Genealogical Indexes at CSL
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Genealogical Indexes at CSL

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Learn about using genealogical indexes at the History & Genealogy Unit (H&G) at the Connecticut State Library

Learn about using genealogical indexes at the History & Genealogy Unit (H&G) at the Connecticut State Library

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Genealogical Indexes at CSL Presentation Transcript

  • 1. Learn About Using Genealogical Indexes at the History and Genealogy Unit (H&G) of the Connecticut State Library
    The Genealogical Index Corridor houses the heart of the Connecticut State Library’s genealogical collections. Arranged by name, the indexes are:
    The Barbour Collection Index
    Bible & Family Records Index
    Federal Census Index, 1790-1850
    Newspaper Marriage Index, 1755-1870
    Newspaper Death Index, 1755-1870
    Hale Collection of Cemetery Inscriptions
    Church Records Index
    Probate Estate Paper Index
  • 2. The Barbour Collection
    Is an index to Connecticut town vital records from the beginning of each town to about 1850, as these records existed ca. 1920-1930, when the compilation was done.
    The Barbour Collection has two indexes, the slip index and the volume index.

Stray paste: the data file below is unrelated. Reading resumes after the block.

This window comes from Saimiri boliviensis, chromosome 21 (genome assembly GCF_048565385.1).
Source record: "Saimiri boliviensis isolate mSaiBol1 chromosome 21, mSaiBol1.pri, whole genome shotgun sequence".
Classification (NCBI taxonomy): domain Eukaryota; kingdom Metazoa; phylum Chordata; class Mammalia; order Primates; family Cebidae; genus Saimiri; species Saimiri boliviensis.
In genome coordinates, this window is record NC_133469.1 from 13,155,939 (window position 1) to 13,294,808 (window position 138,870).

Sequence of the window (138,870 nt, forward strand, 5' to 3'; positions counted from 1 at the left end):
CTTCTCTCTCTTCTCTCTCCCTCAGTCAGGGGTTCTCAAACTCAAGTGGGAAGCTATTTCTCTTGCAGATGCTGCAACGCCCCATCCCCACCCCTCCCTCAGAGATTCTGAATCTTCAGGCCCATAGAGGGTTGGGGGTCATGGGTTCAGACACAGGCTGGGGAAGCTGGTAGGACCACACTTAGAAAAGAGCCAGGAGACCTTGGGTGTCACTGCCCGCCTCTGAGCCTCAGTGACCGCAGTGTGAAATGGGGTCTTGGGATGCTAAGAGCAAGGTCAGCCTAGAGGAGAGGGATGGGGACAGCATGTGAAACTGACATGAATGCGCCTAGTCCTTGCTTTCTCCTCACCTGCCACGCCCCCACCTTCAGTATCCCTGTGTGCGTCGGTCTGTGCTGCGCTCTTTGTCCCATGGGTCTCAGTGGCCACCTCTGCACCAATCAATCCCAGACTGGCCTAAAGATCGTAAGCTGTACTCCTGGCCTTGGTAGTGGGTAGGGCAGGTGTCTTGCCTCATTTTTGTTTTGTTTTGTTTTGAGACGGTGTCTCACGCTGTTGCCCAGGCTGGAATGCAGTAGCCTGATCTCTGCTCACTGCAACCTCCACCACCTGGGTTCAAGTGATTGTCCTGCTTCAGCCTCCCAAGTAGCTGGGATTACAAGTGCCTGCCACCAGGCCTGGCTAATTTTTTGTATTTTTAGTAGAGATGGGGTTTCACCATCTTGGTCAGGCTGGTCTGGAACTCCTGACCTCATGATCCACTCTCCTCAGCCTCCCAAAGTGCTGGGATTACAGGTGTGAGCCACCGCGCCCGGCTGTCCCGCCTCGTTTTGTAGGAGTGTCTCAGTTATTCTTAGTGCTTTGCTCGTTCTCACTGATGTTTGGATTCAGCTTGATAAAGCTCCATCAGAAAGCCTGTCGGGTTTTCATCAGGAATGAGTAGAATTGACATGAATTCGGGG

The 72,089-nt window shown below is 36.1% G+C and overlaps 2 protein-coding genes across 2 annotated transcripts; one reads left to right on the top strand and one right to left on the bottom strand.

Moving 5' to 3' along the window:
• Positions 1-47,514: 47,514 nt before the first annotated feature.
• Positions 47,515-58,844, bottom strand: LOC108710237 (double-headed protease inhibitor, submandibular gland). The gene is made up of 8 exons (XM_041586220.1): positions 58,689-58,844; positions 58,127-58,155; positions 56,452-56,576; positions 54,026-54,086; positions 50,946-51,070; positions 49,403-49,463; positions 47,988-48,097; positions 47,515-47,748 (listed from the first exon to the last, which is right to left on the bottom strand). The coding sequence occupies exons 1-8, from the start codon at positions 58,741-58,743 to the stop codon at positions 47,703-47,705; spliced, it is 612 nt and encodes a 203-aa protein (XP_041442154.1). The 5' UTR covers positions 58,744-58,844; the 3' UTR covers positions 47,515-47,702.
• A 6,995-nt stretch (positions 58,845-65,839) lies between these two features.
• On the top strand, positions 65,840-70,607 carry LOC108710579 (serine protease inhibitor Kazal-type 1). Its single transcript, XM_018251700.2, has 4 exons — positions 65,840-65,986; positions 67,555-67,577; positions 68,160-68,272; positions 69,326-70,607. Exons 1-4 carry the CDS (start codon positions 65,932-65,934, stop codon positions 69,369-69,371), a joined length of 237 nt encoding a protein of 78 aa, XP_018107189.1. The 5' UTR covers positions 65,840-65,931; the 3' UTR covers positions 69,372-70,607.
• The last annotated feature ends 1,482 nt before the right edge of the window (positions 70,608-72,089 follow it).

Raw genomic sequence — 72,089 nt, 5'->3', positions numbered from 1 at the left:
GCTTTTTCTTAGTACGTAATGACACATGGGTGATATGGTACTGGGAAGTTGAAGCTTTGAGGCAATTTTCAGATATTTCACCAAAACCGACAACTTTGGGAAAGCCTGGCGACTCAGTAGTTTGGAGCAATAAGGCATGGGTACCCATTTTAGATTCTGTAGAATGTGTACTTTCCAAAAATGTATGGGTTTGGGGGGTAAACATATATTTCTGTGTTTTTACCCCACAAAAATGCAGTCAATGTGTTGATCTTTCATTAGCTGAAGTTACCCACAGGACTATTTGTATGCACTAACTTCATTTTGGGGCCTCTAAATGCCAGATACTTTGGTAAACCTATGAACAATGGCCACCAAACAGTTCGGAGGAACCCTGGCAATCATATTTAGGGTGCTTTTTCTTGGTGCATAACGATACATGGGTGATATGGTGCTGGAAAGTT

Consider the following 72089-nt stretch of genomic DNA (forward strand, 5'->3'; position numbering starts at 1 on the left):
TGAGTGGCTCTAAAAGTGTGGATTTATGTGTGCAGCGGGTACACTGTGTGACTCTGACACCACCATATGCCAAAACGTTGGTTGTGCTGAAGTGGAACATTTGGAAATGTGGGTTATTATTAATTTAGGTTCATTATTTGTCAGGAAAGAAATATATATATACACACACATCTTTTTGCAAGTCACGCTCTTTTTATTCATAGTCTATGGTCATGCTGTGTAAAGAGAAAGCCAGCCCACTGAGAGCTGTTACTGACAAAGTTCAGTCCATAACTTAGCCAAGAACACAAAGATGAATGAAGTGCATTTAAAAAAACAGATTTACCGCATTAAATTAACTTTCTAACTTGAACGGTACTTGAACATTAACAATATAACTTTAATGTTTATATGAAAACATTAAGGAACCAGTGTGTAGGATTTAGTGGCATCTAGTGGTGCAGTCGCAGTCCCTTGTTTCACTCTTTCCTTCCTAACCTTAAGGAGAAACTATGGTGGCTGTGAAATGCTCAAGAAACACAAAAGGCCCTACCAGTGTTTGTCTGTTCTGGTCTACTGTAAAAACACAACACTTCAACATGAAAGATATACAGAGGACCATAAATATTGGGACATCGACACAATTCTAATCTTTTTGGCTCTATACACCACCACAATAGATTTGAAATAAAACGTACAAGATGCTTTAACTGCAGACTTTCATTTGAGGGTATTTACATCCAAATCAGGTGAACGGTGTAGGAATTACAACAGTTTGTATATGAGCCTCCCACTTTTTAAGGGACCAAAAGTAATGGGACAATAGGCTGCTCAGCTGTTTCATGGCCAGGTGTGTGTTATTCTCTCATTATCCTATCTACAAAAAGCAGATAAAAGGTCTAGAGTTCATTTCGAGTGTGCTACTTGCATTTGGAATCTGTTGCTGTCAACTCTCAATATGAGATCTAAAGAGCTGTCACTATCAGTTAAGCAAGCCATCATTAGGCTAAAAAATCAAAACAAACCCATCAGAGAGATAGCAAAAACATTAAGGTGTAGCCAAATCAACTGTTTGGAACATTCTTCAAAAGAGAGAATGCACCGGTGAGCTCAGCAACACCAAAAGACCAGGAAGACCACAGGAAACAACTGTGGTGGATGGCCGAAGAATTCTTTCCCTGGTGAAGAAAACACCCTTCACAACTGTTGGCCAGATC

• 3. The Barbour Collection Slip Index
    State-wide, alphabetical by name.
    Surnames that are spelled in a similar manner or that sound alike are grouped together.
  • 4. The Barbour Collection Slip Index
    Refers to the original record. Most are on microfilm and can be borrowed through an LDS Family History Center.
    In this example, John Burdick's birth was recorded in Stonington Vital Records Vol. 3, Page 177. (See next slide)
    NOTE: The original record is unlikely to have additional information.
  • 5. John Burdick’s birth record from the LDS microfilm copy of Stonington Vital Records, Vol. 3, Page 177.
  • 6. The Barbour Collection Slip Index
    At the end of each surname are entries for that name with no first name or only designated as “Miss” “Mr.” or “Mrs.”
  • 7. The Barbour Collection Slip Index
    At the end of the entire alphabet, are the entries for those with no surname and only a first name, or those with no name at all.
  • 8. The Barbour Collection Index Volumes
    Theseare located further down the H&G index corridor. They are alphabetical by town.
    Within each town, they are alphabetical by surname.
    This is a good way to see all the records for one surname in a certain town.
  • 9. The Barbour Collection Index Volumes
    It’s very important to read the introductions to each volume to find an explanation of what records were included, and to what the volume and page numbers that are cited in the index refer.